And like I showed on the previous slide, two sources with CRI of 80 might be moving in opposite directions, but they both have the same score. And actually, there's an entire circle here of sources with a theoretical CRI, so you have 80 in this case, that have a constant fidelity. But there's no way using fidelity to figure out my exact position on this plot. So really what it comes down to, then, is that one metric is not enough to convey this information.
So if one metric is not enough, how many are needed? If we look at different attributes of color rendition, we can consider color fidelity as one of the main ones, color discrimination, and color preference. Now we have a convenient thing that both color discrimination and color preference tend to be related to the degree of saturation. Which can be quantified with gamut.
Now in this case we're going to talk a lot about gamut today. And there's sometimes confusion. A lot of times, you'll think about gamut in the display context , where gamut refers to the number of colors that can be created based on the primaries. But that's dealing with a light source. In this case, we're dealing with objects, and so gamut is referring to the overall degree of saturation. It's not like a light source can't make objects appear, it doesn't make anything disappear. If that did, I wish I knew that light source. That'd be kind of crazy.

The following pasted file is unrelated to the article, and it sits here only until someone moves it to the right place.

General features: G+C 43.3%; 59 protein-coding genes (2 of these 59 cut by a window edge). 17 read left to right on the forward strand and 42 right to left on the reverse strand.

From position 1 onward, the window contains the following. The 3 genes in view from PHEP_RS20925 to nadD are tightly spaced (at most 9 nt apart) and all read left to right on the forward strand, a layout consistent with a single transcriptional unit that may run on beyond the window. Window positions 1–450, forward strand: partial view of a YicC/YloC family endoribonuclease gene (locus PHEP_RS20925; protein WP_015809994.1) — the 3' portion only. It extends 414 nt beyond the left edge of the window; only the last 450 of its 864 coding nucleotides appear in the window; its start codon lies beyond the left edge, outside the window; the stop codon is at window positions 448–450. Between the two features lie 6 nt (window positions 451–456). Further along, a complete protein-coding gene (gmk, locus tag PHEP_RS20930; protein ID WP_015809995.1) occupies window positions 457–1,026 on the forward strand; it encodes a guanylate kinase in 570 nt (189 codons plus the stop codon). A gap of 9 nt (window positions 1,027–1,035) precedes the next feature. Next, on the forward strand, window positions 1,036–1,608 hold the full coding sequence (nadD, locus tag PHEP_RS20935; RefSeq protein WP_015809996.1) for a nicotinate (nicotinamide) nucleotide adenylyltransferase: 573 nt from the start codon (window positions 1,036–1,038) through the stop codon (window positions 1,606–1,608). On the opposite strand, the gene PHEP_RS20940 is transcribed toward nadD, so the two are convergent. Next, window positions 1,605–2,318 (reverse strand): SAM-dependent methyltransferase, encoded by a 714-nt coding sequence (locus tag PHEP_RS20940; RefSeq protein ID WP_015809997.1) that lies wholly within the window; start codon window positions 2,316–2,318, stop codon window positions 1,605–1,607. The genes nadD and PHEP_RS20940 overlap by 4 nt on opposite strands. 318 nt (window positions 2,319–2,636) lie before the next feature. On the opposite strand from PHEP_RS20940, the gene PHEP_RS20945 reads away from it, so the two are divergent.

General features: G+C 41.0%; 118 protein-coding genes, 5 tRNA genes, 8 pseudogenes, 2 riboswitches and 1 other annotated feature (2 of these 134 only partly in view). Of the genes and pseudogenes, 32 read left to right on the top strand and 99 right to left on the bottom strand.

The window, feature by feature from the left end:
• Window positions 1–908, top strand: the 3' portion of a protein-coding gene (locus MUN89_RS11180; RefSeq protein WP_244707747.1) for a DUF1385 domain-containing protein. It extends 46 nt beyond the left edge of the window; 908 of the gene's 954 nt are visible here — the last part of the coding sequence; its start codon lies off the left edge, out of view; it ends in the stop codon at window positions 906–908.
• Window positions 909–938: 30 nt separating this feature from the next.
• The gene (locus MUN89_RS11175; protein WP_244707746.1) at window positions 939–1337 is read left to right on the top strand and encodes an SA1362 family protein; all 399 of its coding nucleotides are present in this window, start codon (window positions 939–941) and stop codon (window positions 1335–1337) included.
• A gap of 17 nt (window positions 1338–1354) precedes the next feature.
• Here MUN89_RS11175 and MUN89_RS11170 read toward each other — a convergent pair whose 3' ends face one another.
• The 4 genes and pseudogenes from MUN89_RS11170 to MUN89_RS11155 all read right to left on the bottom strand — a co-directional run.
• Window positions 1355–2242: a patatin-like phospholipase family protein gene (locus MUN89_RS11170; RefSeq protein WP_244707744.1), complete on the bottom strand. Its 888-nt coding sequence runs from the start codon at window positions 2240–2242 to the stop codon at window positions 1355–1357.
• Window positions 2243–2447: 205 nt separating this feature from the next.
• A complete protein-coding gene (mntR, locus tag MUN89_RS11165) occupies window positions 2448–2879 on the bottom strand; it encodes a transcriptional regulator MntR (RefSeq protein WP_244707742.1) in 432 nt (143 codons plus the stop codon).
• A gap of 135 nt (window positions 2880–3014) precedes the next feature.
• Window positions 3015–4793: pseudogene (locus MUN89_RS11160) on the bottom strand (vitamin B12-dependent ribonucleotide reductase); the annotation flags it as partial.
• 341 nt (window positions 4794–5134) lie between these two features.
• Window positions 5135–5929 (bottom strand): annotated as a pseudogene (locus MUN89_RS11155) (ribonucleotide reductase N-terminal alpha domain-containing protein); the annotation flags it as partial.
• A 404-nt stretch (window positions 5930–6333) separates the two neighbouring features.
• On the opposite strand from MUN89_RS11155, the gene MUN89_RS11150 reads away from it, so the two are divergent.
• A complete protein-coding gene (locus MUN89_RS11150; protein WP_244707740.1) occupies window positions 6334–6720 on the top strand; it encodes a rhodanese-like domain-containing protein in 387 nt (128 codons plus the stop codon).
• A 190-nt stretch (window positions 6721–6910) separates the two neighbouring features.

So moving on now to the second part of this equation, the Acknowledgement of Need for an Alternative. So for this section, I'm going to present a little timeline here. So if we look, the first three entries on this timeline are the history of CRI. It was formally adopted in 1965, but the research actually dated back to 1937. If we think a little bit about that time period, essentially fluorescent lamps were the main competitor to incandescents for interior lighting. And computing power was much less than it is today.
So it's a very different situation which this was developed. It's not like the people who were developing it were at fault and made mistakes. But there's been a lot of advancement over the past 50 years. So in 1974, actually, there was a major revision of CRI. Even in those first nine years, there's some recognition of the limitations with the initial method. And since 1974, CRI's remained approximately the same.
There was another document that was released in 1995, the last revision of CRI. But that was only some typographical changes. Nothing major there. So you can see already even during 1995, in 1991 CIE formed Technical Committee 1-33 on color rendering, looking at forming a new metric. That group closed in 1999 with no agreement reached.
And I'll read a quote here from a later documented, not from TC1-33 itself, but it says, "This committee was not successful in its purposes, mainly due to the disagreement between those who advocated including the advances of science, and those who recommended that industry did not want to change."